Fun Size Review: Miss Lulu Bett (1921)

Unjustly obscure, this picture examines gender roles and double standards in post-WWI America. Director William de Mille creates a funny, heartbreaking story of a single woman deemed a “spinster” by the residents of her small town.

Lois Wilson is ideal in the lead, Theodore Roberts chews scenery as the buffoonish patriarch and Milton Sills hangs up his he-man badge and plays a bookish schoolteacher who is quietly in love with the title character. Easily one of my favorite silent films, this picture deserves to be seen.

An excellent question.
How does it end? Hover or tap below for a spoiler.
Lulu stands up for herself, breaks away from her abusive family and wins Milton.

Read my full-length review here.

If it were a dessert it would be: Root Beer Float Marshmallows. Traditional flavors presented in a whole new way. Light, sweet and memorable.

Availability: On DVD as an extra on the out-of-print Image release of Why Change Your Wife? Also available on DVD and Bluray from Grapevine. The original novel is in the public domain and can be read here.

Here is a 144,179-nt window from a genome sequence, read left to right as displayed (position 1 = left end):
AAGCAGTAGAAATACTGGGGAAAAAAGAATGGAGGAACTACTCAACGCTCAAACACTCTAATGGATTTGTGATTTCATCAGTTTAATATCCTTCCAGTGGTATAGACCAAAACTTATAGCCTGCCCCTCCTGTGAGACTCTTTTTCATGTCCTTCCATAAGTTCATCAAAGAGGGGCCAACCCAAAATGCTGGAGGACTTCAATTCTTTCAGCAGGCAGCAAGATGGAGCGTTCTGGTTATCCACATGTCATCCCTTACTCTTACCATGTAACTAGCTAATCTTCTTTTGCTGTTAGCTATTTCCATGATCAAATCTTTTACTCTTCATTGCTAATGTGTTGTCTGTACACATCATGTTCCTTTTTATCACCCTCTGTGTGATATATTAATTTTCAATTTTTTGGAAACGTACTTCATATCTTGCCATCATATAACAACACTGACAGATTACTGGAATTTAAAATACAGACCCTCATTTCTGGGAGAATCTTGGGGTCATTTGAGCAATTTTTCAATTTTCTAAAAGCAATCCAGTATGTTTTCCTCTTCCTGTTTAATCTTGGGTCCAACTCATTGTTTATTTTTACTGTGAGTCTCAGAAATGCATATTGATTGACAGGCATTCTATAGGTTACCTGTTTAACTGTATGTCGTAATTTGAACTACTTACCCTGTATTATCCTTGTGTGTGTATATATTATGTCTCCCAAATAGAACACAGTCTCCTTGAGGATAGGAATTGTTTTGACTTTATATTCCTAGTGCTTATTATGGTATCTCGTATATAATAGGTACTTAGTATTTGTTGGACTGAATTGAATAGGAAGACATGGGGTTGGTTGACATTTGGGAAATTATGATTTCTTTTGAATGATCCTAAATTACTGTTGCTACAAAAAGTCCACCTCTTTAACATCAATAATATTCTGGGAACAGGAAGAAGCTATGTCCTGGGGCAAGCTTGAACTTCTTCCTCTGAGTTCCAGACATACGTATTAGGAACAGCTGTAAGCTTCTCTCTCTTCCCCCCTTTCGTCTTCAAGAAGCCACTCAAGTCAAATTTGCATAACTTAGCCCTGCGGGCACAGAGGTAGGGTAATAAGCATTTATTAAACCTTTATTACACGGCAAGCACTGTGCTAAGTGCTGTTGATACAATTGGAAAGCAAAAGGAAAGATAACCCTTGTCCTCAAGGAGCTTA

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10 Replies to “Fun Size Review: Miss Lulu Bett (1921)”

  1. The Bluray of this film is excellent- highly recommended! So…movie night on a Monday chez Roget featuring Miss Lulu Bett? Heck, yes 🙂

    Will pair it with shorts Falling Leaves and Rescued by Rover (Go, Blair!).

  2. This is one of my favorite “domestic” silents–another being “The Blot.” The characters are credible & sensitively developed: even the man at the ticket office has a distinct & appealing personality. And as a bonus, the background interior sets are carefully designed, as are those in “The Blot”–great windows into middle class life in the early 1920s.

    The wonderful kitchen scene sums up the quiet virtues of this film & sets it apart dramatically from his brother’s bedroom/bathroom comedies–which I also enjoy mind you! The Mont Alto Orchestra on the Image disc provides top-notch accompaniment.

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